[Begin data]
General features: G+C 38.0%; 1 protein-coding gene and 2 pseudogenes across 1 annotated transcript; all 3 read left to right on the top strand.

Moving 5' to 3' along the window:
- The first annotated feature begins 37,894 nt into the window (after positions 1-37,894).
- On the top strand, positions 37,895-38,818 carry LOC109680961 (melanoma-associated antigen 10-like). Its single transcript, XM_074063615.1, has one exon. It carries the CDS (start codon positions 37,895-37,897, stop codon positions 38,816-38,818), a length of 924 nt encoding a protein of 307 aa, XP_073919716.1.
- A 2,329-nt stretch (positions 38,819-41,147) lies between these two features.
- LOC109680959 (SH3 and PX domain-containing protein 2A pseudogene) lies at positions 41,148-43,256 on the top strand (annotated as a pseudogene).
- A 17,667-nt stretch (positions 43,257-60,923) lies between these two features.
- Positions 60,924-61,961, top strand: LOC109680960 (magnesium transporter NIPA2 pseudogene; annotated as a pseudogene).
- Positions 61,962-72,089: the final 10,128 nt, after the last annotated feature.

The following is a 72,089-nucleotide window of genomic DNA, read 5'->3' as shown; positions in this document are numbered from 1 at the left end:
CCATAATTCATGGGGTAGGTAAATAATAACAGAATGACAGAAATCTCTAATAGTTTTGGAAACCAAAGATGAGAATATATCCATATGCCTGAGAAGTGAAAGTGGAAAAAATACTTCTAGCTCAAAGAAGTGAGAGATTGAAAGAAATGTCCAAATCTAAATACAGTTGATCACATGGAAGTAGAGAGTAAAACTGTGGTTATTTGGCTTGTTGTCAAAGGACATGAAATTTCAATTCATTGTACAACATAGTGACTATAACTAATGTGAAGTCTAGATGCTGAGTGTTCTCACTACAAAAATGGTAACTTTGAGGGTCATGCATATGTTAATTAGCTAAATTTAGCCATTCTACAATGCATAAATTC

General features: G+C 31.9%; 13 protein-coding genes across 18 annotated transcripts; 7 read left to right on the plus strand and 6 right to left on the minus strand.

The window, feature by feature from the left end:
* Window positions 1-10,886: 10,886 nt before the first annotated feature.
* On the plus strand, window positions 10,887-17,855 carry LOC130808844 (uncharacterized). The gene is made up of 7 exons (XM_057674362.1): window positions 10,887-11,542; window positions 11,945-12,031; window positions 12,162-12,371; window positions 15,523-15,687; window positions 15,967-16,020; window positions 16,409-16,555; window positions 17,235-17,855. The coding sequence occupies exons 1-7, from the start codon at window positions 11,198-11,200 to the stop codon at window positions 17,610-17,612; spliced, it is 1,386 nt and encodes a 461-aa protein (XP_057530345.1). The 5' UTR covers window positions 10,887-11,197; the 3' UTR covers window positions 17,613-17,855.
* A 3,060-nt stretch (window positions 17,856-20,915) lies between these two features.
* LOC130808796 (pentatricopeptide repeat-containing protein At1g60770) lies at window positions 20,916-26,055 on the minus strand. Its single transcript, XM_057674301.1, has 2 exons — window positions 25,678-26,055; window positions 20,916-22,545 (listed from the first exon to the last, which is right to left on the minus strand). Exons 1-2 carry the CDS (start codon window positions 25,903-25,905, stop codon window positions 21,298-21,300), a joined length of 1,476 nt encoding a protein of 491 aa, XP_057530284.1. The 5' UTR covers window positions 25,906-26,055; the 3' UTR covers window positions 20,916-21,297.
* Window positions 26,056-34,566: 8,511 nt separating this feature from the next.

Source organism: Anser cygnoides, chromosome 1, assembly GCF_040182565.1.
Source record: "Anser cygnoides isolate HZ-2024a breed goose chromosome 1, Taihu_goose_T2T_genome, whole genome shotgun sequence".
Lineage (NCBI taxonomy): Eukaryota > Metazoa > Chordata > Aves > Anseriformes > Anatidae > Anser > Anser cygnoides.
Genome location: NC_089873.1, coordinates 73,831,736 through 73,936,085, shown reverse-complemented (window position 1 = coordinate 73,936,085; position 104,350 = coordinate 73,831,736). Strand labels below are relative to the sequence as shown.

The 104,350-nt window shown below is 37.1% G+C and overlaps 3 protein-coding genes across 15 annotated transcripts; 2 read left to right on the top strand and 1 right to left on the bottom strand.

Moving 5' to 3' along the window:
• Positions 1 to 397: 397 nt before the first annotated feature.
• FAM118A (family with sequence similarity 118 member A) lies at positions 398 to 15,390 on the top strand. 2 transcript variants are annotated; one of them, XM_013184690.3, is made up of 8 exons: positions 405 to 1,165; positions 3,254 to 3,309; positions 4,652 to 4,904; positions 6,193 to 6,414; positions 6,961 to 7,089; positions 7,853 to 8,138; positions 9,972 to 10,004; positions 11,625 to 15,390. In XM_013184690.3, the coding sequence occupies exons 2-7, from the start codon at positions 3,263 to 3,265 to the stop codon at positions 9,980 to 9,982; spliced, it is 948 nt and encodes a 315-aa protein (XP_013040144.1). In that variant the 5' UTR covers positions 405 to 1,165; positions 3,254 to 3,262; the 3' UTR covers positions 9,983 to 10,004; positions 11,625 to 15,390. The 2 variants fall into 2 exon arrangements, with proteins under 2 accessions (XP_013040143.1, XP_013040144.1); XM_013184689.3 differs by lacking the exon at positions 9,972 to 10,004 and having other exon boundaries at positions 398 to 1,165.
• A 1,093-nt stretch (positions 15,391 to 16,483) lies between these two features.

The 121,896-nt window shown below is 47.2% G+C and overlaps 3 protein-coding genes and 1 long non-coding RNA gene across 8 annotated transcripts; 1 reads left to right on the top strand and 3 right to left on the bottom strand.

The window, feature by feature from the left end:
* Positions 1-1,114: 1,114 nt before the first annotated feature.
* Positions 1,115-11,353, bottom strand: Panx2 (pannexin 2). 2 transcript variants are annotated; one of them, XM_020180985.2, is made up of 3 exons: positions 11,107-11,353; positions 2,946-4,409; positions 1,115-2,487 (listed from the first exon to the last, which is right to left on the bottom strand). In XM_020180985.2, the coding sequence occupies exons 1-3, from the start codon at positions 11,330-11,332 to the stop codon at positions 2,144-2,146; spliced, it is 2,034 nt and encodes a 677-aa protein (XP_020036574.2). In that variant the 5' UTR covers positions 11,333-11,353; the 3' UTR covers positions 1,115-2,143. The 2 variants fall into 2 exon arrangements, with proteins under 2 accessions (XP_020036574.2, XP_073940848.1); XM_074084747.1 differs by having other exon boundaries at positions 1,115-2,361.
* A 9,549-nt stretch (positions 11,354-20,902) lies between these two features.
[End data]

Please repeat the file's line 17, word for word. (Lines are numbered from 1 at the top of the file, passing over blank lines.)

* LOC130808796 (pentatricopeptide repeat-containing protein At1g60770) lies at window positions 20,916-26,055 on the minus strand. Its single transcript, XM_057674301.1, has 2 exons — window positions 25,678-26,055; window positions 20,916-22,545 (listed from the first exon to the last, which is right to left on the minus strand). Exons 1-2 carry the CDS (start codon window positions 25,903-25,905, stop codon window positions 21,298-21,300), a joined length of 1,476 nt encoding a protein of 491 aa, XP_057530284.1. The 5' UTR covers window positions 25,906-26,055; the 3' UTR covers window positions 20,916-21,297.